Precipitation variability encompasses attributes associated with the sequencing and duration of events of the full range of magnitudes. However, climate change studies have largely focused on extreme events. Using analyses of long-term weather station data, we show that high frequency events, such as fraction of wet days in a year and average duration of wet and dry periods, are undergoing significant changes across North America. Further, these changes are more prevalent and larger than those associated with extremes. Such trends also exist for events of a range of magnitudes. Existence of localized clusters with opposing trend to that of broader geographic variation illustrates the role of microclimate and other drivers of trends. Such hitherto unknown patterns over the entire North American continent have the potential to significantly inform our characterization of the resilience and vulnerability of a broad range of ecosystems and agricultural and socio-economic systems. They can also set new benchmarks for climate model assessments.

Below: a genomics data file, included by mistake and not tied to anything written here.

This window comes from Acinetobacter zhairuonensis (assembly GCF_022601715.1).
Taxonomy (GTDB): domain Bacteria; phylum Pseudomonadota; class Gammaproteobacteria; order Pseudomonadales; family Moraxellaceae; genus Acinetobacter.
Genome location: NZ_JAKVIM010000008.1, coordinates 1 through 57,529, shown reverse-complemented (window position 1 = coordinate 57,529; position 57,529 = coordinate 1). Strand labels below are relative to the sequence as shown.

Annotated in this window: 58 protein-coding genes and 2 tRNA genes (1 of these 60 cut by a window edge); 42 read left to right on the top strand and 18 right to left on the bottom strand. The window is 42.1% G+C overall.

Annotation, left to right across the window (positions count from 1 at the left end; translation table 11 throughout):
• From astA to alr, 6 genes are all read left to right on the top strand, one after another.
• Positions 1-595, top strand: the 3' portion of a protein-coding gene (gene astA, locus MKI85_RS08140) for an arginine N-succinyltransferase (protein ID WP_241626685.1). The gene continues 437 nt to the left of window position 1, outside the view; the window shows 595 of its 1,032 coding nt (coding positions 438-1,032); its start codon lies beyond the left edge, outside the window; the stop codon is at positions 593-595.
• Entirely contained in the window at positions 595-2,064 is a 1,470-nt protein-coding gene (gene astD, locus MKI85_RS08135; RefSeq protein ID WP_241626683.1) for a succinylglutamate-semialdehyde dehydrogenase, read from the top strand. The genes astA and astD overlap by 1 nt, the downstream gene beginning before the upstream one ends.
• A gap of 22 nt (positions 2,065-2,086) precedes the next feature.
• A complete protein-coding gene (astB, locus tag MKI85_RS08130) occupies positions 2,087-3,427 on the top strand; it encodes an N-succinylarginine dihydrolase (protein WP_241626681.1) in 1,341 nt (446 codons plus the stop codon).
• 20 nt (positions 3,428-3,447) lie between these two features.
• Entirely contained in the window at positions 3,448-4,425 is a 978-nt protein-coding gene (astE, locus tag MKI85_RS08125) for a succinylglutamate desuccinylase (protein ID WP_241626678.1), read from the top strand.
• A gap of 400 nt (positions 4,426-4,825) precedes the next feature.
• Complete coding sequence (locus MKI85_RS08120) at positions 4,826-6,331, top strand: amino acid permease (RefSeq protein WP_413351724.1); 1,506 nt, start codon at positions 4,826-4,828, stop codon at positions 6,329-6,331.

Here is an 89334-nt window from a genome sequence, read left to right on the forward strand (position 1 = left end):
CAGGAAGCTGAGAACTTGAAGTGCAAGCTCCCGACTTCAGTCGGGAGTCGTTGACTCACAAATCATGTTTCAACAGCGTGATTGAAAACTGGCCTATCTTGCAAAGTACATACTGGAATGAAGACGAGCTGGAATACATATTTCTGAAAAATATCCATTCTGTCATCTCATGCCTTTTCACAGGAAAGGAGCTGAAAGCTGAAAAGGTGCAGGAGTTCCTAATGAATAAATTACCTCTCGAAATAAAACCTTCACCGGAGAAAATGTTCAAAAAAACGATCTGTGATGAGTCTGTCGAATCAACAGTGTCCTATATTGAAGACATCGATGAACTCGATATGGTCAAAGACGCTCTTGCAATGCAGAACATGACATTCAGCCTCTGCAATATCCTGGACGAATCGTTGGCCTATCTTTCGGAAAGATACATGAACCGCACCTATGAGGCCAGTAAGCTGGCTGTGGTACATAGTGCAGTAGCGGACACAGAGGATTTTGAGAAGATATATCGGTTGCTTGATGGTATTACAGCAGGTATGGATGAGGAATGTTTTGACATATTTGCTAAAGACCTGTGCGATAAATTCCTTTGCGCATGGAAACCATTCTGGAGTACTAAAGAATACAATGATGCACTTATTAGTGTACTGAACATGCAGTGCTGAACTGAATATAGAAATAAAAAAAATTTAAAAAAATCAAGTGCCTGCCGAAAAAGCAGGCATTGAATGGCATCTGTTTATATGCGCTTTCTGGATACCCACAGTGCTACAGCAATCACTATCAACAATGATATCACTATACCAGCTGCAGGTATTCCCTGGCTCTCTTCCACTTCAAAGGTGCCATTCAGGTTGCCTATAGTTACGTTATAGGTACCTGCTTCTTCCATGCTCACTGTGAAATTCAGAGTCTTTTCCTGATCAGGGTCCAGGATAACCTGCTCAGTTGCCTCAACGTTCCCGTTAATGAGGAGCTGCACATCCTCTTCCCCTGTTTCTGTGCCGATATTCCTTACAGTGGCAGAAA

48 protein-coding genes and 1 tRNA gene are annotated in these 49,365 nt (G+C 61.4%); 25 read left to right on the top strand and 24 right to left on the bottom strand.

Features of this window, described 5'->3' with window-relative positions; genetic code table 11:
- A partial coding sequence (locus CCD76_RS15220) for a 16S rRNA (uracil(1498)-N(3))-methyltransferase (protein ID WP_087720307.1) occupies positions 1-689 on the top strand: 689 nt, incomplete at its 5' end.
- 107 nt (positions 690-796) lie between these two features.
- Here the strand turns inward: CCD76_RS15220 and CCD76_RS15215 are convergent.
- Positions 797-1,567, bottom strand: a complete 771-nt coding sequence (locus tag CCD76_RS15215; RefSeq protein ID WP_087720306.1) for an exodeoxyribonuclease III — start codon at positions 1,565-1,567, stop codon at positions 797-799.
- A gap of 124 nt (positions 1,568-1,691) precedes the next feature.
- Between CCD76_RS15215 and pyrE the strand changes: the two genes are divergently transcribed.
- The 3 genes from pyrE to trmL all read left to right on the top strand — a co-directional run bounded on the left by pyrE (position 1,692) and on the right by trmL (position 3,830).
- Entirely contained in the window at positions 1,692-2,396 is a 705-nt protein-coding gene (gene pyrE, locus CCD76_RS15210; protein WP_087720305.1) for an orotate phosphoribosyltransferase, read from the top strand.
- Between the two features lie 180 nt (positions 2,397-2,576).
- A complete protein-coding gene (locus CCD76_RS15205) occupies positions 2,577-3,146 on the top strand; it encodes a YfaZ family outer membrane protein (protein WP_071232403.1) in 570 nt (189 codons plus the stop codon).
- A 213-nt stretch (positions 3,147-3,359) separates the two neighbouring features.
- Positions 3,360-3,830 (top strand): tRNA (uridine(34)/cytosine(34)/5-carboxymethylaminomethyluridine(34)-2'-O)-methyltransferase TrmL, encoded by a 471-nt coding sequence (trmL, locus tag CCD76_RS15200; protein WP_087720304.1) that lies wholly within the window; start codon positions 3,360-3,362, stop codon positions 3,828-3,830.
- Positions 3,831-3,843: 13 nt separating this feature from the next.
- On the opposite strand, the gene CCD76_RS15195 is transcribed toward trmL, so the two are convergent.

Roque-Malo, S. and Kumar, P. (2017): Patterns of change in high frequency precipitation variability over North America. Nature.com. DOI: 10.1038/s41598-017-10827-8
This Paper/Book acknowledges NSF CZO grant support.